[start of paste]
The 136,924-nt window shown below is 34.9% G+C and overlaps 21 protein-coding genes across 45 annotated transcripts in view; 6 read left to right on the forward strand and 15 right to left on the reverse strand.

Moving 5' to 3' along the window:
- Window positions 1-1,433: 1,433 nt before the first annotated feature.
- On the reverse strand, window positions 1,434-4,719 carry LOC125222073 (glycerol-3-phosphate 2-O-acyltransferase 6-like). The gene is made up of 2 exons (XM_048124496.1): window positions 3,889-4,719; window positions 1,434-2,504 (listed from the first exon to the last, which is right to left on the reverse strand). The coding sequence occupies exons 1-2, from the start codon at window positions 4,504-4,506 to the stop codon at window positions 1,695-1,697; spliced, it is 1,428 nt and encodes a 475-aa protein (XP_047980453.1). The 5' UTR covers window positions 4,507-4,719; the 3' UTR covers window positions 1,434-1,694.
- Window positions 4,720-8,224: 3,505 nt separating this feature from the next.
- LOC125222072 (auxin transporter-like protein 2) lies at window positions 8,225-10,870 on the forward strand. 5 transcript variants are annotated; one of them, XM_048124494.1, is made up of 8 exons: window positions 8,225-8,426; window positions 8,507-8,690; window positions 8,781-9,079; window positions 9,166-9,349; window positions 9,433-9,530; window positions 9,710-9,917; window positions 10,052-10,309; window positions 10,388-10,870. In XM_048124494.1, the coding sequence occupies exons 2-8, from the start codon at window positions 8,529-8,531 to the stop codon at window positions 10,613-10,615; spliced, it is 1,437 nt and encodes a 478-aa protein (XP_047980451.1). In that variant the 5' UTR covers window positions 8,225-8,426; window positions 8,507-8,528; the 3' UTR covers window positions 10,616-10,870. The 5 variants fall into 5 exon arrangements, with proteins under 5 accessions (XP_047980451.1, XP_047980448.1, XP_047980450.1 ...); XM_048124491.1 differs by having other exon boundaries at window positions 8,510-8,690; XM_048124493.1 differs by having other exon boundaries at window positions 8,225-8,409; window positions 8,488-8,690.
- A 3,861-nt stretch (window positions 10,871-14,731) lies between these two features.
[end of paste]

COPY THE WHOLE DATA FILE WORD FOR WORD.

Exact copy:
The 136,924-nt window shown below is 34.9% G+C and overlaps 21 protein-coding genes across 45 annotated transcripts in view; 6 read left to right on the forward strand and 15 right to left on the reverse strand.

Moving 5' to 3' along the window:
- Window positions 1-1,433: 1,433 nt before the first annotated feature.
- On the reverse strand, window positions 1,434-4,719 carry LOC125222073 (glycerol-3-phosphate 2-O-acyltransferase 6-like). The gene is made up of 2 exons (XM_048124496.1): window positions 3,889-4,719; window positions 1,434-2,504 (listed from the first exon to the last, which is right to left on the reverse strand). The coding sequence occupies exons 1-2, from the start codon at window positions 4,504-4,506 to the stop codon at window positions 1,695-1,697; spliced, it is 1,428 nt and encodes a 475-aa protein (XP_047980453.1). The 5' UTR covers window positions 4,507-4,719; the 3' UTR covers window positions 1,434-1,694.
- Window positions 4,720-8,224: 3,505 nt separating this feature from the next.
- LOC125222072 (auxin transporter-like protein 2) lies at window positions 8,225-10,870 on the forward strand. 5 transcript variants are annotated; one of them, XM_048124494.1, is made up of 8 exons: window positions 8,225-8,426; window positions 8,507-8,690; window positions 8,781-9,079; window positions 9,166-9,349; window positions 9,433-9,530; window positions 9,710-9,917; window positions 10,052-10,309; window positions 10,388-10,870. In XM_048124494.1, the coding sequence occupies exons 2-8, from the start codon at window positions 8,529-8,531 to the stop codon at window positions 10,613-10,615; spliced, it is 1,437 nt and encodes a 478-aa protein (XP_047980451.1). In that variant the 5' UTR covers window positions 8,225-8,426; window positions 8,507-8,528; the 3' UTR covers window positions 10,616-10,870. The 5 variants fall into 5 exon arrangements, with proteins under 5 accessions (XP_047980451.1, XP_047980448.1, XP_047980450.1 ...); XM_048124491.1 differs by having other exon boundaries at window positions 8,510-8,690; XM_048124493.1 differs by having other exon boundaries at window positions 8,225-8,409; window positions 8,488-8,690.
- A 3,861-nt stretch (window positions 10,871-14,731) lies between these two features.